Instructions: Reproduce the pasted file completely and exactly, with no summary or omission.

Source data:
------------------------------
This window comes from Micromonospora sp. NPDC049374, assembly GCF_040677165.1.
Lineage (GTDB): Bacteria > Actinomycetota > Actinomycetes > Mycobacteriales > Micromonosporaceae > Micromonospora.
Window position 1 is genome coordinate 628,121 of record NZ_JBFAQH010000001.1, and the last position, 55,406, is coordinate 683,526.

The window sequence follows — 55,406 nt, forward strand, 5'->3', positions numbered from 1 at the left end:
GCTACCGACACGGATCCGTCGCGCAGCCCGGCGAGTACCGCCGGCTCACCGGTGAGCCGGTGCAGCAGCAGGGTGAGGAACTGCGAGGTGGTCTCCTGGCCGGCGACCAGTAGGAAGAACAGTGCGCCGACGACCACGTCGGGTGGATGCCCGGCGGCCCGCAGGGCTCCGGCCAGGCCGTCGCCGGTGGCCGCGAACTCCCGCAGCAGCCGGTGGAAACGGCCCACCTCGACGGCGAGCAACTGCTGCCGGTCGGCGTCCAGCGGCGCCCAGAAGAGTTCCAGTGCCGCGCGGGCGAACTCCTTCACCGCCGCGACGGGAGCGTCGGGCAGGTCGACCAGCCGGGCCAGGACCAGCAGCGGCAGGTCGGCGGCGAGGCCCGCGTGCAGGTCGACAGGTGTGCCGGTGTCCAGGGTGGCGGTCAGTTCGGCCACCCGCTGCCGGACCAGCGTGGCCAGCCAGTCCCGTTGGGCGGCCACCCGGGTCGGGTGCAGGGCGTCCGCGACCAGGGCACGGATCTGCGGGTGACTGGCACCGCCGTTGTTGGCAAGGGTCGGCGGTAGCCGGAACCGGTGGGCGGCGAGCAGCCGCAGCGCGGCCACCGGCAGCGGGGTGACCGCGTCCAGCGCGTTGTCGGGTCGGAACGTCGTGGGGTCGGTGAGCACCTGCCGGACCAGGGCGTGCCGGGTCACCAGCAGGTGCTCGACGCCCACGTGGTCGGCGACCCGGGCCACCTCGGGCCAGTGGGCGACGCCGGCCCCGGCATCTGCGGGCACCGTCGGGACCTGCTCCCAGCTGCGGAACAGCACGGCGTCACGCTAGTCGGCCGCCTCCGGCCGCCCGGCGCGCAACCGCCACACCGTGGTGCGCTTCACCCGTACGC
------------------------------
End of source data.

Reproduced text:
This window comes from Micromonospora sp. NPDC049374, assembly GCF_040677165.1.
Lineage (GTDB): Bacteria > Actinomycetota > Actinomycetes > Mycobacteriales > Micromonosporaceae > Micromonospora.
Window position 1 is genome coordinate 628,121 of record NZ_JBFAQH010000001.1, and the last position, 55,406, is coordinate 683,526.

The window sequence follows — 55,406 nt, forward strand, 5'->3', positions numbered from 1 at the left end:
GCTACCGACACGGATCCGTCGCGCAGCCCGGCGAGTACCGCCGGCTCACCGGTGAGCCGGTGCAGCAGCAGGGTGAGGAACTGCGAGGTGGTCTCCTGGCCGGCGACCAGTAGGAAGAACAGTGCGCCGACGACCACGTCGGGTGGATGCCCGGCGGCCCGCAGGGCTCCGGCCAGGCCGTCGCCGGTGGCCGCGAACTCCCGCAGCAGCCGGTGGAAACGGCCCACCTCGACGGCGAGCAACTGCTGCCGGTCGGCGTCCAGCGGCGCCCAGAAGAGTTCCAGTGCCGCGCGGGCGAACTCCTTCACCGCCGCGACGGGAGCGTCGGGCAGGTCGACCAGCCGGGCCAGGACCAGCAGCGGCAGGTCGGCGGCGAGGCCCGCGTGCAGGTCGACAGGTGTGCCGGTGTCCAGGGTGGCGGTCAGTTCGGCCACCCGCTGCCGGACCAGCGTGGCCAGCCAGTCCCGTTGGGCGGCCACCCGGGTCGGGTGCAGGGCGTCCGCGACCAGGGCACGGATCTGCGGGTGACTGGCACCGCCGTTGTTGGCAAGGGTCGGCGGTAGCCGGAACCGGTGGGCGGCGAGCAGCCGCAGCGCGGCCACCGGCAGCGGGGTGACCGCGTCCAGCGCGTTGTCGGGTCGGAACGTCGTGGGGTCGGTGAGCACCTGCCGGACCAGGGCGTGCCGGGTCACCAGCAGGTGCTCGACGCCCACGTGGTCGGCGACCCGGGCCACCTCGGGCCAGTGGGCGACGCCGGCCCCGGCATCTGCGGGCACCGTCGGGACCTGCTCCCAGCTGCGGAACAGCACGGCGTCACGCTAGTCGGCCGCCTCCGGCCGCCCGGCGCGCAACCGCCACACCGTGGTGCGCTTCACCCGTACGC